More of Dohuk
by Jeremy Star
I set out to see more of Dohuk and discovered a promenade along a waterway cutting through the city. I followed it upstream, passing weathered picnic tables and closed vending booths. The path was deserted and littered with leaves but it provided a shady haven from the bustling streets above. It featured a sculpture with its head removed and an oddly out of place and vandalized amphitheatre. Money had obviously been put into its creation but little into its maintenance or promotion.
The promenade ended abruptly, under an empty wooden structure where I startled someone crouching in the shadows. I said a hurried greeting and then climbed up to the road. I followed the water, now a natural river, out of town past more abandoned buildings. There was a walking track off to the right so I made for it, passing through a small ticket office where I paid a surprised looking guard the 500 dinar entry fee. The path took me up the side of a mountain to an archaeological site centred on a once inhabited cave. A rough track continued on and so did I.
The track soon petered out but I scrambled on up the rocky mountain side. Something I had read about landmines occurred to me but the top seemed tantalisingly close and spurred me on. After an hour of climbing I reached the top and was rewarded with a far reaching view of the sprawling city on one side and the Dohuk dam on the other. I took photos and then headed back down the way I had come. I was excited to see two figures in the archaeological site, thinking that perhaps they might be foreigners I could communicate with. As I got closer I realized they were a local couple and a gestured greeting was all that we could manage.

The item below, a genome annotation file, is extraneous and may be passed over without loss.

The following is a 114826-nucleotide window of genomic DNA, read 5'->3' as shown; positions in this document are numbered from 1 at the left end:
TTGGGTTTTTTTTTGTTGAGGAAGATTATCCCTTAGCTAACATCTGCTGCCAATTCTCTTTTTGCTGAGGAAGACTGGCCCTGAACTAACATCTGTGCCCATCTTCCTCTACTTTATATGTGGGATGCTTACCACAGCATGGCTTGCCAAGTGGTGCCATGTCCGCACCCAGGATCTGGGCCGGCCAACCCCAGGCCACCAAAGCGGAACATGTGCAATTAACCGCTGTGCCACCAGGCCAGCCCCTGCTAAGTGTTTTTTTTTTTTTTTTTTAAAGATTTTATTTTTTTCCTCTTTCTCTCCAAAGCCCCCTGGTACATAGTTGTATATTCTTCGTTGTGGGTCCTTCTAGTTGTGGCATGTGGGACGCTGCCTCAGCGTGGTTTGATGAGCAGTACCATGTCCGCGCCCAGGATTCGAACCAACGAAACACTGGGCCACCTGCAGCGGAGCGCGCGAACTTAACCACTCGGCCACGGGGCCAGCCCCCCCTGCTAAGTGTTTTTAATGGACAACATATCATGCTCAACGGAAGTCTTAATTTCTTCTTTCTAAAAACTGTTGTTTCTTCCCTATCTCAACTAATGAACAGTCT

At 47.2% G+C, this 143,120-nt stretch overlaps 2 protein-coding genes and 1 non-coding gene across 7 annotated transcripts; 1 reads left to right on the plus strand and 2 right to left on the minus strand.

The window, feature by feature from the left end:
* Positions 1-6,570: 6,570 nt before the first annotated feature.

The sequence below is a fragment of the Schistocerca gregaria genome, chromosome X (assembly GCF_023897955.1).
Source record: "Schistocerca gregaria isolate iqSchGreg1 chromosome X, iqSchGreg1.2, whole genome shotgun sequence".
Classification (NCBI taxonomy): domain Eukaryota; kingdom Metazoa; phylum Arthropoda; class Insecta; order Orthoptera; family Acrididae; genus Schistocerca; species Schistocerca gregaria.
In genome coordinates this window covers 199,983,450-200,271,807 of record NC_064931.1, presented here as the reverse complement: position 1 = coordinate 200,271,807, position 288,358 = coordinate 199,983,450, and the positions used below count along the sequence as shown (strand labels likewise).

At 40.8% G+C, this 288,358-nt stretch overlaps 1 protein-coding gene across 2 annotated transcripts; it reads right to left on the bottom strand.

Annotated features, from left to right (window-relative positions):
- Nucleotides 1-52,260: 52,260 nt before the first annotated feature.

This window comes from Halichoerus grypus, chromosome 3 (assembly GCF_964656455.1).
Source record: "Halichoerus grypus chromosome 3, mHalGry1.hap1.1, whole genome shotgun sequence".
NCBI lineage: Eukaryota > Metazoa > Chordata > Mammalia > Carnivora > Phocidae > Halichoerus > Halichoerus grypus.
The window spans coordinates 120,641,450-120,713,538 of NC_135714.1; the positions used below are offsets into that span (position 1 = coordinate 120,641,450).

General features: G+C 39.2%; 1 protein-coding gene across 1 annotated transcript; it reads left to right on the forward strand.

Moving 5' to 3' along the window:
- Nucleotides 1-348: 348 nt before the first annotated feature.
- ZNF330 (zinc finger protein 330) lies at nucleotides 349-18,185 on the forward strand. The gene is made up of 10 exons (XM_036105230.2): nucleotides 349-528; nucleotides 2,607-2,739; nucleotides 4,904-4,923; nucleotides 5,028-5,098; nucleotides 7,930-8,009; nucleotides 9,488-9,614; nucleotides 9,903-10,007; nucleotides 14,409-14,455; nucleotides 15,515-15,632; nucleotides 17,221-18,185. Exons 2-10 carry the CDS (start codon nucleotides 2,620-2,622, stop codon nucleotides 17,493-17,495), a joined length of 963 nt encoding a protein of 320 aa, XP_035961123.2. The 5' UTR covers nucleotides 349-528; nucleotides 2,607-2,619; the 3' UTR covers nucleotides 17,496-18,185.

Two young men had joined the guard in the ticket office and they beckoned me to sit with them as I entered. When they discovered I was from New Zealand they wanted to see photos on my camera but all I could show them was Turkey and Iraq. There was great excitement as two people approached – one of them a woman! I played along, hurriedly sitting up straight and fixing my collar to everyone’s great amusement. A young local couple entered and paid the entry fee. As they left one of the men muttered, dirty, dirty and shook his head in reference to the woman’s tight-fitting jeans. He was heading back to the city so we walked together.
On the way my companion produced an identity card which revealed that he was an undercover policeman. When we reached Dohuk I suggested we stop for a pomegranate juice. I tried to pay but my money was waved away. As we left the policeman spoke to the shopkeeper but didn’t pay so I tried to again but he just smiled. I shook hands with the policeman who disappeared into the Bazaar and then I headed back to my hotel. The evening was filled with honking horns and gunshots which I later discovered was celebrating the re-election of local Jalal Talabani as the President of Iraq.
More by Jeremy StarInto Iraq
Impressions of Dohuk
Visit to Amedi (Amadiya)
Back Across the Border
Back to list of experiences